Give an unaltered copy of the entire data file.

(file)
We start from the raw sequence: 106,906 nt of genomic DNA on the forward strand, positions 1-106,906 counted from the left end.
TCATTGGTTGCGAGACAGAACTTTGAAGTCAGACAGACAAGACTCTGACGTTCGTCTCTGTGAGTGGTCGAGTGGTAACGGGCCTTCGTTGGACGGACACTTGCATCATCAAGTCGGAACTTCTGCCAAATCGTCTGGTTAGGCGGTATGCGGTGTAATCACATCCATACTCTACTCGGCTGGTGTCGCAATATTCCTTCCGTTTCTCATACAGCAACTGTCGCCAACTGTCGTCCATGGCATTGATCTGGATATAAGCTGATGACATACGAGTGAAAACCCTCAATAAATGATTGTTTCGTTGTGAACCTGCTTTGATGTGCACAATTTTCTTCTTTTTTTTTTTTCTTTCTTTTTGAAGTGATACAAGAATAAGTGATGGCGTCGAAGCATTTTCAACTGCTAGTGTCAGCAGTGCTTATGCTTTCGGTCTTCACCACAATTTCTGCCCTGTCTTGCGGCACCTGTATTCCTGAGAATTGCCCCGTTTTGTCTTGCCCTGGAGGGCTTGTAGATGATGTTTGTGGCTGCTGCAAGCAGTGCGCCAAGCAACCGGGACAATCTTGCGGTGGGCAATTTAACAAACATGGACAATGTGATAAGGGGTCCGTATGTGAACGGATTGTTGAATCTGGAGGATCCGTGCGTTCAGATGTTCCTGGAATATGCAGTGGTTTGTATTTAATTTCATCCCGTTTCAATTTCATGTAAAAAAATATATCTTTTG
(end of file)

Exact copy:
We start from the raw sequence: 106,906 nt of genomic DNA on the forward strand, positions 1-106,906 counted from the left end.
TCATTGGTTGCGAGACAGAACTTTGAAGTCAGACAGACAAGACTCTGACGTTCGTCTCTGTGAGTGGTCGAGTGGTAACGGGCCTTCGTTGGACGGACACTTGCATCATCAAGTCGGAACTTCTGCCAAATCGTCTGGTTAGGCGGTATGCGGTGTAATCACATCCATACTCTACTCGGCTGGTGTCGCAATATTCCTTCCGTTTCTCATACAGCAACTGTCGCCAACTGTCGTCCATGGCATTGATCTGGATATAAGCTGATGACATACGAGTGAAAACCCTCAATAAATGATTGTTTCGTTGTGAACCTGCTTTGATGTGCACAATTTTCTTCTTTTTTTTTTTTCTTTCTTTTTGAAGTGATACAAGAATAAGTGATGGCGTCGAAGCATTTTCAACTGCTAGTGTCAGCAGTGCTTATGCTTTCGGTCTTCACCACAATTTCTGCCCTGTCTTGCGGCACCTGTATTCCTGAGAATTGCCCCGTTTTGTCTTGCCCTGGAGGGCTTGTAGATGATGTTTGTGGCTGCTGCAAGCAGTGCGCCAAGCAACCGGGACAATCTTGCGGTGGGCAATTTAACAAACATGGACAATGTGATAAGGGGTCCGTATGTGAACGGATTGTTGAATCTGGAGGATCCGTGCGTTCAGATGTTCCTGGAATATGCAGTGGTTTGTATTTAATTTCATCCCGTTTCAATTTCATGTAAAAAAATATATCTTTTG